With a Wimbledon win over Nadal to his credit, the volatile Nick Kyrgios was a dangerous before the draw was made.


The 23-year-old Kyrgios rocketed 32 aces beating British No. 1 Kyle Edmund at Queen’s Club and matched that total defeating defending champion Feliciano Lopez in the quarterfinals.


If Kyrgios’ cranky elbow holds up, if he swings as freely as he did at Queen’s Club and avoids the self-implosions that can result from spiking stress (Kyrgios was fined $17,500 for simulating self-pleasure with his water bottle at Queen’s) the 15th seed can make a run to the second week though he may well have to beat Kei Nishikori and fourth-seeded Alexander Zverev to get there.



Eight months ago, Grigor Dimitrov charged undefeated through the London field to win his biggest career title at the O2 Arena.


Now, the sixth-seeded Bulgarian faces a major opening hurdle in Stan Wawrinka. Grass is Wawrinka’s least favorite surface, but the three-time Grand Slam champion says his surgically-repaired knee is fine and if he’s swinging freely the Swiss can be dangerous.


Dimitrov has won their last four meetings, including a 2014 straight-sets win en route to the Queen’s Club title on grass, but struggled with his second serve managing just five games in a Queen’s Club second-round loss to Novak Djokovic. If Dimitrov gets past Wawrinka, he could face potential encounters with talented Greek Stefanos, John Isner, Milos Raonic or Lucas Pouille with a possible quarterfinal vs. 2017 finalist Marin Cilic.


Fresh off the French Open final, Dominic Thiem needs a fast start to extend his Wimbledon stay. Thiem opens against 2006 semifinalist Marcos Baghdatis and could be looking at matches with David Ferrer or Karen Khachanov or 30th-seeded Fernando Verdasco just to get to a possible fourth-round clash with three-time former champion Novak Djokovic.


Major draws can be big-time buzz kills. Imagine you’re Borna Coric, who beat two of the world’s top three—stopping world No. 1 Roger Federer to win his first grass-court crown in Halle after sweeping third-ranked Alexander Zverev in round one—arriving at SW19 ranked a career-high No. 21. Only to find you open against dangerous powerhouse Daniil Medvedev.


The 22-year-old Russian opened the season winning his first career title in Sydney and toppled Stan Wawrinka in the 2017 Wimbledon first round. If seeds hold true to form, Coric would face reigning champion Federer in the fourth round.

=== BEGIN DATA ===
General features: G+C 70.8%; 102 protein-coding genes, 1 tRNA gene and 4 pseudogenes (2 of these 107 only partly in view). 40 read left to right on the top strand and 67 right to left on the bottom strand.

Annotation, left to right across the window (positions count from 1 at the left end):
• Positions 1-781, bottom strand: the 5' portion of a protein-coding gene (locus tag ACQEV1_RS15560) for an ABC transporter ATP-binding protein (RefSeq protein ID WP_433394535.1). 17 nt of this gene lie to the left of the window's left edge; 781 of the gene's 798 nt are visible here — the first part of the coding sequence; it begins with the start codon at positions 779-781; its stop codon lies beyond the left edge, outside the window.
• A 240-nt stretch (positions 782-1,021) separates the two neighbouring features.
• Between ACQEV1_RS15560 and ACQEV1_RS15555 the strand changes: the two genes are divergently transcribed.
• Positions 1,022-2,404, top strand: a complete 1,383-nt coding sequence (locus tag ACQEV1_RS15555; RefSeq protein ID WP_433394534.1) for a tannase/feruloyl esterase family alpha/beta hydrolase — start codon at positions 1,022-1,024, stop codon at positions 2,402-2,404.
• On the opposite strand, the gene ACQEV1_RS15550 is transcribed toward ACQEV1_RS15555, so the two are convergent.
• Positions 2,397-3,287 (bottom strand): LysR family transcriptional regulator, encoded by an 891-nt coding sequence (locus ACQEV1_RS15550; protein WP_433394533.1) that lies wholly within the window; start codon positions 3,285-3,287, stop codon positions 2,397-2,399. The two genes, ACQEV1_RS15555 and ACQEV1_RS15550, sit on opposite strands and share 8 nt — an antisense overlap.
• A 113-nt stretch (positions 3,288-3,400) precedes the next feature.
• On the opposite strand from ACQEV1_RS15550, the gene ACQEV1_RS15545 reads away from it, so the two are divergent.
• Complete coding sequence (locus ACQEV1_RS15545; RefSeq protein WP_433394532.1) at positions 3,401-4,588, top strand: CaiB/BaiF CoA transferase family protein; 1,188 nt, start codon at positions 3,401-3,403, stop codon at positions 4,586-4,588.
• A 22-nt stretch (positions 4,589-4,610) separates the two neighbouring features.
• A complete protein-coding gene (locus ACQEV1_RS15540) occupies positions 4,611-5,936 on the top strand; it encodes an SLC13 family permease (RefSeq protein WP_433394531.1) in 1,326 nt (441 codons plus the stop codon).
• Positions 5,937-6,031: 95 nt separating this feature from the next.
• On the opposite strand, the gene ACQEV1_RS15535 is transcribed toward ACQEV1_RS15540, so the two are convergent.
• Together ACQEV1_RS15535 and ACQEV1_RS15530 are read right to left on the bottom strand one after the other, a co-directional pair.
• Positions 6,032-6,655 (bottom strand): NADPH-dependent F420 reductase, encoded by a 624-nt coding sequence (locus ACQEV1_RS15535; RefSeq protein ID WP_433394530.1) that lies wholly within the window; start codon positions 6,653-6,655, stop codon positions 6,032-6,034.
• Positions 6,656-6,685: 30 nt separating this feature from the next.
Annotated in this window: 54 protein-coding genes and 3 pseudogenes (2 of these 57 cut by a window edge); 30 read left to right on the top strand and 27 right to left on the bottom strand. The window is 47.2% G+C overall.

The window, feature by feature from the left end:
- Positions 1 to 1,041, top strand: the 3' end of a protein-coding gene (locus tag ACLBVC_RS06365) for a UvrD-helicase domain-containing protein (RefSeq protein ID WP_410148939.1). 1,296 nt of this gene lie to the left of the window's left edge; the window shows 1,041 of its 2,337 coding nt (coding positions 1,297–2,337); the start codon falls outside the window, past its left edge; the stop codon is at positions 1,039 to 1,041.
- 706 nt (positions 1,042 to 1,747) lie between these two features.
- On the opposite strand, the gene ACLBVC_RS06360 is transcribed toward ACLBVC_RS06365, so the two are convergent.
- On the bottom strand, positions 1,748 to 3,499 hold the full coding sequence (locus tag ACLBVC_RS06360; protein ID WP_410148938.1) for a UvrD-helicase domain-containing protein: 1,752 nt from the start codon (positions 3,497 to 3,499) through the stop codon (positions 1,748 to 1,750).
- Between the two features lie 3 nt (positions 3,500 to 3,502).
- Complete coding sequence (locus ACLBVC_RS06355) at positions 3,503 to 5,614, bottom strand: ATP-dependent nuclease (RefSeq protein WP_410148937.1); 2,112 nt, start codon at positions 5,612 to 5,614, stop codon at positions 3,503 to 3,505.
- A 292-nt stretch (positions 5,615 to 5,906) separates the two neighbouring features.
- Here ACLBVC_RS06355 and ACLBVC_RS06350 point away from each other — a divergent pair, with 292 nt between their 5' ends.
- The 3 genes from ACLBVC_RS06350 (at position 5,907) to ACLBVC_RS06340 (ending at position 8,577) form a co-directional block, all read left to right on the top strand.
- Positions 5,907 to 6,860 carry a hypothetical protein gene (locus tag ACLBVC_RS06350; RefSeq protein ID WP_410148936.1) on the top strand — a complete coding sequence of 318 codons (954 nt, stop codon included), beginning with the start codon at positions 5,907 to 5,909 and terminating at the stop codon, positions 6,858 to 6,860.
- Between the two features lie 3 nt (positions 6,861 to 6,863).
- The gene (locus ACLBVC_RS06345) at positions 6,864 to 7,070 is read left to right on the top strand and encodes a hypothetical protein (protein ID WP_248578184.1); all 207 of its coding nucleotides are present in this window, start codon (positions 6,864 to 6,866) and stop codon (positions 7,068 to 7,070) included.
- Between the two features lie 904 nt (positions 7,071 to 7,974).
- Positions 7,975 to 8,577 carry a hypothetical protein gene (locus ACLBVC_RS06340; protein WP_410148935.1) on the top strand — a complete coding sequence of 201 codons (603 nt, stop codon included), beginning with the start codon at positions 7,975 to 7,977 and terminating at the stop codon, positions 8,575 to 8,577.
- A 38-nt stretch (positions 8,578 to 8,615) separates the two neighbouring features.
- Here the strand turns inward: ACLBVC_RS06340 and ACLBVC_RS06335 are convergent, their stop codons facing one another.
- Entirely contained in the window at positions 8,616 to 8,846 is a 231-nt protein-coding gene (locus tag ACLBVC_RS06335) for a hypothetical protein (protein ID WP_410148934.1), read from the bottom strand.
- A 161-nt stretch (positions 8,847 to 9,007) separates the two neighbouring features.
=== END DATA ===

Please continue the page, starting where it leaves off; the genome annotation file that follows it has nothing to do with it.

An opening Bolt is a prelude to a thunder-dome quarter for No. 21 Kyle Edmund. The British No. 1 opens vs. Australian qualifier Alex Bolt in a loaded third quarter that could see Edmund face three-time champion Novak Djokovic in round three. Fourth-seeded Alexander Zverev, Queen’s Club semifinalist Nick Kyrgios, seventh-seeded Dominic Thiem, Kei Nishikori and Fernando Verdasco all reside in Edmund’s quarter.


Two-time Wimbledon winner Andy Murray has not yet confirmed he will play, but if he does Murray must bring urgency from the first ball against 48th-ranked Benoit Paire.


Former No. 1 Murray, who underwent hip surgery in January, has played just three matches since hobbling out of the 2017 Wimbledon quarterfinals after bowing to Sam Querrey.


Murray swept Paire in the 2017 round of 16, but the flamboyant Frenchman possesses a stinging serve, beautiful two-handed backhand and nearly knocked Roger Federer out of Halle last week.


The winner of the Murray-Paire match will face either 26th-seeded Denis Shapovalov or talented Frenchman Jeremy Chardy with Indian Wells champion Juan Martin del Potro looming as a third-round opponent.


Seeded at a Slam for the first time, Shapovalov is an exceptional shot-maker who surged through qualifying to the US Open fourth round last summer. Replicating that on Wimbledon’s lawns will be a tough task as the lefty opens against Queen’s Club semifinalist Chardy, who has a very productive grass-court resume.


“I’m saying Shapovalov has the toughest draw in the whole tournament,” said McEnroe, who coached the Canadian on the Laver Cup squad last summer.


French friends renew their major rivalry when 23rd-seeded Richard Gasquet meets Gael Monfils in a shot-makers duel between spin artists.


Grass can provoke aggression in two-time Wimbledon semifinalist Gasquet, whose low-bouncing slider serve can set up a fine volley game.


Gasquet has been vulnerable early at SW19: He’s failed to survive the second round four times in 12 appearances. The 41st-ranked Monfils has won nine of 16 meetings with Gasquet, including three of their four Grand Slam clashes. The pair have split their last two grass-court encounters and the winner here is looking at a likely third-round match with 2017 semifinalist Sam Querrey.